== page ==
The Swearinger Effect

When safety D.J. Swearinger signed with South Carolina four years ago, he made a vow that the Gamecocks wouldn’t lose to the Clemson Tigers a single time during his career. At the time, South Carolina had lost six of their last seven games against their rivals and there were few signs that Swearinger could fulfill his promise. However, he did just that and he accomplished it the old fashioned way through hard work and leadership.

Safety D.J. Swearinger will leave USC with a perfect 4-0 record against Clemson.

For motivation, Swearinger borrowed a page from who I consider the best athlete of all time - Michael Jordan - who was famous for holding grudges against anyone who doubted him. I first got a taste of Swearinger’s approach back when he was a recruit and still committed to the University of Tennessee. For several months he would keep me posted on his recruiting via text message, usually unsolicited, which made my job much easier.

However, at some point in the process before he switched his pledge to the Gamecocks, he received the impression that I was the one responsible for Columbia (S.C.) safety Chris Payne being ranked ahead of him in the Rivals rankings. Even though that wasn’t the case, he made his feelings clear to me and I’m not sure he’s spoken to me since that day.

As for why he took the “revenge is a dish best served with cold cuts” (Sopranos reference) approach with Clemson, it’s because their staff was never sold on him as a player. They recruited him and thought he was a good high school player, bu they had questions about his speed at the college level. They did offer him in January, a few weeks before signing day, but it was too late. He was in the fold with the Gamecocks and already had vengeance on his mind.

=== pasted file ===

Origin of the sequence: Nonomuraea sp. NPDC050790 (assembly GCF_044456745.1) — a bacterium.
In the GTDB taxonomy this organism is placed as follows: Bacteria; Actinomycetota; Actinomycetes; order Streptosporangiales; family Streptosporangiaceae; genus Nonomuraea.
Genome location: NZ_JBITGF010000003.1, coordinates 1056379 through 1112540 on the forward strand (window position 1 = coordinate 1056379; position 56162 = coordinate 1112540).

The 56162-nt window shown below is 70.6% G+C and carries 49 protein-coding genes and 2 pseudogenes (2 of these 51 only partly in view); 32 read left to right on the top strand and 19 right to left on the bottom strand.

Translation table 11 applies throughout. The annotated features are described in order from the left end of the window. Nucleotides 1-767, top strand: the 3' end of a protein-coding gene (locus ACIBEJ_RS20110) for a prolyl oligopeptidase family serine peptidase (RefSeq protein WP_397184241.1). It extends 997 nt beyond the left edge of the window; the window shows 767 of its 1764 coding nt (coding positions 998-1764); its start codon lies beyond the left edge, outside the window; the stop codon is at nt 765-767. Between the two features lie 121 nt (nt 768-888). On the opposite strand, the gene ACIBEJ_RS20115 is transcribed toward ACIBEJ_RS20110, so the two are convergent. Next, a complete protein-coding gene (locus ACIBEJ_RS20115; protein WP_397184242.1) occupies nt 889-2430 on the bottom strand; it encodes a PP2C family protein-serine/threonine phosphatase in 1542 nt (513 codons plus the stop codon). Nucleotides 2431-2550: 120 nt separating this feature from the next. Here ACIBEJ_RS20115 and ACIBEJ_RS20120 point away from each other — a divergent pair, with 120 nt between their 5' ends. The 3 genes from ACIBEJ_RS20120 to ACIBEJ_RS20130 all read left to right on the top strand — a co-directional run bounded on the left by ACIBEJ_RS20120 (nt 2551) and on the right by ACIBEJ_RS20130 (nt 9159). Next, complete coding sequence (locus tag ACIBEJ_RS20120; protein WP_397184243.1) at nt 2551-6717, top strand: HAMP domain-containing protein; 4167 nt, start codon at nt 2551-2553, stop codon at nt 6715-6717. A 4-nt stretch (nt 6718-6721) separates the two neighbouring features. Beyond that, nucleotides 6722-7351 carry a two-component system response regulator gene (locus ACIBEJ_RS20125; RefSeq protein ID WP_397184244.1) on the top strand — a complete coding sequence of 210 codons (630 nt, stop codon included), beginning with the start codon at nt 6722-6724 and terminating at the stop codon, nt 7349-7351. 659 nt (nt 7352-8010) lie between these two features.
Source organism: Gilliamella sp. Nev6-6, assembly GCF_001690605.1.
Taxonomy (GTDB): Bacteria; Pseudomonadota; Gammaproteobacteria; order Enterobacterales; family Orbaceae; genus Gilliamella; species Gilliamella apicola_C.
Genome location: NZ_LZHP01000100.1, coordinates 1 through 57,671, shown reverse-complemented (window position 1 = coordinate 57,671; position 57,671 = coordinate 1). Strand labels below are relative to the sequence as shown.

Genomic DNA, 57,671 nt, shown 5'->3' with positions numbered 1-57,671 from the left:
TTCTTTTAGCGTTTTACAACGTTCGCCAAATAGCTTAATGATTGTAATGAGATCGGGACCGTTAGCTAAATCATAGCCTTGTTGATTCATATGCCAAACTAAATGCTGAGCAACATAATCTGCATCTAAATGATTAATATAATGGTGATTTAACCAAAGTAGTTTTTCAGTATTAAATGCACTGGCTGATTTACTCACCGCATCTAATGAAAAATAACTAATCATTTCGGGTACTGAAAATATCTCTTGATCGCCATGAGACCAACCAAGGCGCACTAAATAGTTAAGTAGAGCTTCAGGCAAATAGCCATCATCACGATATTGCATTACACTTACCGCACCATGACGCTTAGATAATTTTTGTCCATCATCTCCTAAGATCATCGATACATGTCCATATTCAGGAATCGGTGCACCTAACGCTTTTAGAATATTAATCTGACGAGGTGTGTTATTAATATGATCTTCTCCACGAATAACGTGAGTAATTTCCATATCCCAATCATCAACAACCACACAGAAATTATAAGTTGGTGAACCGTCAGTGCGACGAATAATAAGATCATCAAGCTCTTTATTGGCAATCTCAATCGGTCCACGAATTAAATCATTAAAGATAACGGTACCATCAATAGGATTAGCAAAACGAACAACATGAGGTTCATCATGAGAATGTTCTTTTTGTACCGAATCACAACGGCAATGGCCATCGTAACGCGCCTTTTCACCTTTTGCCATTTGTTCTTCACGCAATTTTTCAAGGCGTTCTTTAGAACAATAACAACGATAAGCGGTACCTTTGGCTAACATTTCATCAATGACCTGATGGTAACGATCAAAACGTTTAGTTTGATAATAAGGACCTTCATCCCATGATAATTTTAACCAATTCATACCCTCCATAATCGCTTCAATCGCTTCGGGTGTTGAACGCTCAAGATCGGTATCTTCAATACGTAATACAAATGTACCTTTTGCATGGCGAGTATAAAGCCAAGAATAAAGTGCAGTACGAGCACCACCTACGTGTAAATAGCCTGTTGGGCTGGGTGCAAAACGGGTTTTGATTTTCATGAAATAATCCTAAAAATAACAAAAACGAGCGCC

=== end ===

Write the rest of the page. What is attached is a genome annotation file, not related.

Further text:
I felt compelled to write this article because I have seen a ridiculous number of insults hurled Swearinger’s way by Clemson fans since his huge hit and subsequent taunting of running back Andre Ellington in last weekend's match up between the two teams. They’ve called him a “thug” and said his grades weren’t good enough to get into Clemson. They’ve said they wouldn’t want him on their team under any circumstances and that he will spend more time in jail than he will the NFL.

Such assertions are all ridiculous. First off, Swearinger was a strong student in high school, finishing with over a 3.0 GPA at Greenwood, and that carried over to his college career as well. Greenwood coach Shell Dula once called him the “smartest football player he’s ever coached.” He has never been in trouble for any reason during his four-year career in Columbia and has been one of the best player leaders to ever grace the field at Williams-Brice Stadium. His offseason work ethic was such that the strength coaches had to slow him down for fear that he would overwork his body. He was the tone setter for this football team on and off the field.

It seems many of these Clemson fans have forgotten what toughness on defense looks like. While Swearinger obviously shouldn’t have taunted Ellington after the hit, there was nothing dirty or illegal about the play itself. Swearinger’s eyes lit up like a Christmas tree when he saw his opportunity to make a huge hit and he took advantage of it. As it turned out, the penalty didn’t matter because of Tajh Boyd’s interception three plays later, and it was also obvious the Clemson receivers knew where Swearinger was the rest of the game.

There is no doubt Swearinger will be missed at South Carolina, but there also is no question that he made his mark during his four years in Columbia. He helped lead the Gamecocks to four straight wins over Clemson, something they hadn’t accomplished since 1951-1954. He also helped change the culture of the program with his leadership, work ethic and fearlessness and, for that, Gamecock fans should be forever indebted to him.

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